Today, President Trump signed H.J.Res.38. The Hill reported in a headline, “Trump signs bill undoing Obama coal mining rule.”
Trump tweeted that headline:
‘Trump signs bill undoing Obama coal mining rule’ https://t.co/yMfT5r5RGh
— Donald J. Trump (@realDonaldTrump) February 16, 2017
Alas, he did not sign a bill. As the abbreviation H.J.Res. suggests, it was a House Joint Resolution. What is the difference between a bill and a resolution? A bill becomes law when it is passed by both houses, and signed by the President. A resolution is something short of a bill, but must be passed by both houses, and be signed by the President, to take legal effect.
Article I, Section 7, Clause 2 provides the path for a bill to become a law:
Every Bill which shall have passed the House of Representatives and the Senate, shall, before it become a Law, be presented to the President of the United States; If he approve he shall sign it, but if not he shall return it, with his Objections to that House in which it shall have originated, who shall enter the Objections at large on their Journal, and proceed to reconsider it.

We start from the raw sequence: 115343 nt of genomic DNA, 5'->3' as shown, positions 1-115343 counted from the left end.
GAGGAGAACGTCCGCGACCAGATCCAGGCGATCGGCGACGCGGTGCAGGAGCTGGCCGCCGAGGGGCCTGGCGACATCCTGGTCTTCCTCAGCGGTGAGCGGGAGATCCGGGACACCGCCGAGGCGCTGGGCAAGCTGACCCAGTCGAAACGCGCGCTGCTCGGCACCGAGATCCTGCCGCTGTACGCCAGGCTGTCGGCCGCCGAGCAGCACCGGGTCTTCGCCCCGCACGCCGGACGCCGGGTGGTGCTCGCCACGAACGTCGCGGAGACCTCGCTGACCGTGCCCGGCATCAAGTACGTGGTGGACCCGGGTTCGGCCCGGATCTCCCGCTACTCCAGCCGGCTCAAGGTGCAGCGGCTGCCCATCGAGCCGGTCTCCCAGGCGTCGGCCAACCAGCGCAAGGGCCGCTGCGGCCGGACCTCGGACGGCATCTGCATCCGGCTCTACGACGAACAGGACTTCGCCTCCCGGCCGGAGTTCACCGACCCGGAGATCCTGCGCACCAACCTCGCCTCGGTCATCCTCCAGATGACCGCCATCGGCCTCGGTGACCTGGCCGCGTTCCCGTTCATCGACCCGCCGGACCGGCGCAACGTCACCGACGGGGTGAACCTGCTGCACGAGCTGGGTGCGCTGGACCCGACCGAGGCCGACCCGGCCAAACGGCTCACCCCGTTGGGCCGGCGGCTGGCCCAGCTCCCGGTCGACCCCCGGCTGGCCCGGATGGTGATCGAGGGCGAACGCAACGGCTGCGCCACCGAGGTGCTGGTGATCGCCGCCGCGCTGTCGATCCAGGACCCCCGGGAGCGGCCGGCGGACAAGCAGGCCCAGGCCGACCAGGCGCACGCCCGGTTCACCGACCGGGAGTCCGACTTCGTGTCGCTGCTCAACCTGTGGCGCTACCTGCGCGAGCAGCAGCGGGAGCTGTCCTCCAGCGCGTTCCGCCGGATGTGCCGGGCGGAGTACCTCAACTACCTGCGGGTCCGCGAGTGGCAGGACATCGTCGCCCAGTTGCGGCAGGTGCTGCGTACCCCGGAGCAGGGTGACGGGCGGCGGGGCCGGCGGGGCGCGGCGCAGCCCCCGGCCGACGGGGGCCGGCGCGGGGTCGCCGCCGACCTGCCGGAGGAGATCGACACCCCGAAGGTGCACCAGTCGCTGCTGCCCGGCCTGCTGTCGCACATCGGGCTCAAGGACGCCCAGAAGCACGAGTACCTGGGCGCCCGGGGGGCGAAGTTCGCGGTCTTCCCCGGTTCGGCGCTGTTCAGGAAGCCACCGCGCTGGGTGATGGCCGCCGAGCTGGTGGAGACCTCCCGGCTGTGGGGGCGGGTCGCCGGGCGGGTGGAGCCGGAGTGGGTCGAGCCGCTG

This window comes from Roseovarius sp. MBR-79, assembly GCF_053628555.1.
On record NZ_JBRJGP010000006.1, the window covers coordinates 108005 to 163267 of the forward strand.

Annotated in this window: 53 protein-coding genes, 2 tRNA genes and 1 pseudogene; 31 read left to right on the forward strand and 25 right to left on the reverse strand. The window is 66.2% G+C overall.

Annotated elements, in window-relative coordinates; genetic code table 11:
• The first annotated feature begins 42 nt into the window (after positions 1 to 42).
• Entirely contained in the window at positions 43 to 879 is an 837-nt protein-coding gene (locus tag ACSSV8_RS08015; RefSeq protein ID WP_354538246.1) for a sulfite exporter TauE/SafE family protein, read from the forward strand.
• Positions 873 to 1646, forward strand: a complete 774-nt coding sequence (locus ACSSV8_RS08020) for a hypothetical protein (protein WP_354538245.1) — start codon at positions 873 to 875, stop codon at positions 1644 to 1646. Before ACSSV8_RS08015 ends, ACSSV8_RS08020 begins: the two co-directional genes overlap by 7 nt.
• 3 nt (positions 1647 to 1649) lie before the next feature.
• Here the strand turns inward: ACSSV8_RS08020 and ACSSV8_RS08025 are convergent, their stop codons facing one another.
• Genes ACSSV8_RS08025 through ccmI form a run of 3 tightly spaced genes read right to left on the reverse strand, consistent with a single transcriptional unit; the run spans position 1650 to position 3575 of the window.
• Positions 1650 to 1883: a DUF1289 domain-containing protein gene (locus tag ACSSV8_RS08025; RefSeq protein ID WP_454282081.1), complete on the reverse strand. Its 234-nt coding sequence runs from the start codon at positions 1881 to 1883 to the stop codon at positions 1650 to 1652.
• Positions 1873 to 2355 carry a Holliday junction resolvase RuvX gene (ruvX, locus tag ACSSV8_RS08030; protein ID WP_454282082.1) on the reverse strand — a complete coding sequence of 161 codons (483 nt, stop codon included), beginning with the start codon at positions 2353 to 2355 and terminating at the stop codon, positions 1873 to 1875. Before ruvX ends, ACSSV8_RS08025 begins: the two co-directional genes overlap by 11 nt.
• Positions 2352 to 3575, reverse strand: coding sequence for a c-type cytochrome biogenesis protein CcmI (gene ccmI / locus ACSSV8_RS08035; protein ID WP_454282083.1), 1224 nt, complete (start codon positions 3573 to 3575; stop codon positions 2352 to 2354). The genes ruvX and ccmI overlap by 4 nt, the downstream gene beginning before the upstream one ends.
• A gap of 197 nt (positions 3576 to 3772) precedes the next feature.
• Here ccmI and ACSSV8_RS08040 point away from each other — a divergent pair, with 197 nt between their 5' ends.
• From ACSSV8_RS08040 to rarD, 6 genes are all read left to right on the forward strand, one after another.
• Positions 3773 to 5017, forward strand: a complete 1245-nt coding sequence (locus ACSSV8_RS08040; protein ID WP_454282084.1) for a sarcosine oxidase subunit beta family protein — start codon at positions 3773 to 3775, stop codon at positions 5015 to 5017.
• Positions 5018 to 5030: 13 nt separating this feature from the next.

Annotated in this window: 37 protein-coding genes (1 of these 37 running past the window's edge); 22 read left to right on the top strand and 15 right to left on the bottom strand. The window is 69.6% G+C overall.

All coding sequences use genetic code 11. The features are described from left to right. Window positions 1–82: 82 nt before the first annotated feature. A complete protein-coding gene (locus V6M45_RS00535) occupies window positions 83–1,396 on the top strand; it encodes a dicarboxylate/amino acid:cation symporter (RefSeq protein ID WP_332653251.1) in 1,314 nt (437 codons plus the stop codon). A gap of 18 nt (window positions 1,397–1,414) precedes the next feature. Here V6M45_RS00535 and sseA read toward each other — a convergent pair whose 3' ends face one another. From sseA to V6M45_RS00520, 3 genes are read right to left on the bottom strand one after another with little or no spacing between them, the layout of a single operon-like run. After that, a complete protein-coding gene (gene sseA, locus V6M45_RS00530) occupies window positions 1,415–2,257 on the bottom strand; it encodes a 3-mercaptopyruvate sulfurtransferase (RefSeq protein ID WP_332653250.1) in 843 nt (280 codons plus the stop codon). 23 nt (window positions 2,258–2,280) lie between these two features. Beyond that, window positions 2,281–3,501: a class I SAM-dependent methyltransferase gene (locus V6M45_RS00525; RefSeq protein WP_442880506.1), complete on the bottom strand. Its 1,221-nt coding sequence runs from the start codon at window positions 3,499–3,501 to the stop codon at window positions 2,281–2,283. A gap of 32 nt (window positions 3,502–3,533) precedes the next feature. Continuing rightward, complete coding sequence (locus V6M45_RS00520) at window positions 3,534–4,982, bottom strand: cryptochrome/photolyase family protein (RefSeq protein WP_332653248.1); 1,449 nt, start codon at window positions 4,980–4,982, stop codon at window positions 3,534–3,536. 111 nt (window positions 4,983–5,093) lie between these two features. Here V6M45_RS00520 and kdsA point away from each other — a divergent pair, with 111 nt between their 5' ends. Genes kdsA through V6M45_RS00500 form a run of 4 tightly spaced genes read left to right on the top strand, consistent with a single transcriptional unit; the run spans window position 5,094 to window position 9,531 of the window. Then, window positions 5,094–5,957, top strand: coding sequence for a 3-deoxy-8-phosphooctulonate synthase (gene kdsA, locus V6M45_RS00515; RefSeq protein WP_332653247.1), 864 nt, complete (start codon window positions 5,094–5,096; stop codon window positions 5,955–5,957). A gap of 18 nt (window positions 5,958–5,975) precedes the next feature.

Article I, Section 7, Clause 3, provides a different definition for orders, resolutions, or votes, in general.
3: Every Order, Resolution, or Vote to which the Concurrence of the Senate and House of Representatives may be necessary (except on a question of Adjournment) shall be presented to the President of the United States; and before the Same shall take Effect, shall be approved by him, or being disapproved by him, shall be repassed by two thirds of the Senate and House of Representatives, according to the Rules and Limitations prescribed in the Case of a Bill.
Even though a Resolution does not become law, in the sense of the bill, it still must be presented to the President for his signature. My understanding is Clause 3 prevents Congress from trying to enact a law, by calling it something else, and not submitting it to the President. No dice.